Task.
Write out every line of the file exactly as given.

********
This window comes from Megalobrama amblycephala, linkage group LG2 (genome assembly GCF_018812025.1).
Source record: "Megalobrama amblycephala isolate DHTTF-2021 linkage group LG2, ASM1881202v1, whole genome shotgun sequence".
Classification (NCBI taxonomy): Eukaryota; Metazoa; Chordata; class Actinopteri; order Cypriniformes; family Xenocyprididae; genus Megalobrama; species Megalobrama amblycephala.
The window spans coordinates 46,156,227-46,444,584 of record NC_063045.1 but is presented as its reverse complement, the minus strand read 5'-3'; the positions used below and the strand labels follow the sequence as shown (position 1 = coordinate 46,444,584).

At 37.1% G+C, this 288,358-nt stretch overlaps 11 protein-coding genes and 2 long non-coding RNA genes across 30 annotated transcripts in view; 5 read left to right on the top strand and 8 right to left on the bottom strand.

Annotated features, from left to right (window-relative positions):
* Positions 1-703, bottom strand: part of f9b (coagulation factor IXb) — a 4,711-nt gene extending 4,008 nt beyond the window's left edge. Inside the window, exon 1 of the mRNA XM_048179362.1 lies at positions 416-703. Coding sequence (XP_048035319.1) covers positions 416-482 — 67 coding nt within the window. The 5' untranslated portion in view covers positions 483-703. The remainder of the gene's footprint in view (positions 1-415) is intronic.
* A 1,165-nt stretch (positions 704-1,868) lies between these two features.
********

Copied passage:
This window comes from Megalobrama amblycephala, linkage group LG2 (genome assembly GCF_018812025.1).
Source record: "Megalobrama amblycephala isolate DHTTF-2021 linkage group LG2, ASM1881202v1, whole genome shotgun sequence".
Classification (NCBI taxonomy): Eukaryota; Metazoa; Chordata; class Actinopteri; order Cypriniformes; family Xenocyprididae; genus Megalobrama; species Megalobrama amblycephala.
The window spans coordinates 46,156,227-46,444,584 of record NC_063045.1 but is presented as its reverse complement, the minus strand read 5'-3'; the positions used below and the strand labels follow the sequence as shown (position 1 = coordinate 46,444,584).

At 37.1% G+C, this 288,358-nt stretch overlaps 11 protein-coding genes and 2 long non-coding RNA genes across 30 annotated transcripts in view; 5 read left to right on the top strand and 8 right to left on the bottom strand.

Annotated features, from left to right (window-relative positions):
* Positions 1-703, bottom strand: part of f9b (coagulation factor IXb) — a 4,711-nt gene extending 4,008 nt beyond the window's left edge. Inside the window, exon 1 of the mRNA XM_048179362.1 lies at positions 416-703. Coding sequence (XP_048035319.1) covers positions 416-482 — 67 coding nt within the window. The 5' untranslated portion in view covers positions 483-703. The remainder of the gene's footprint in view (positions 1-415) is intronic.
* A 1,165-nt stretch (positions 704-1,868) lies between these two features.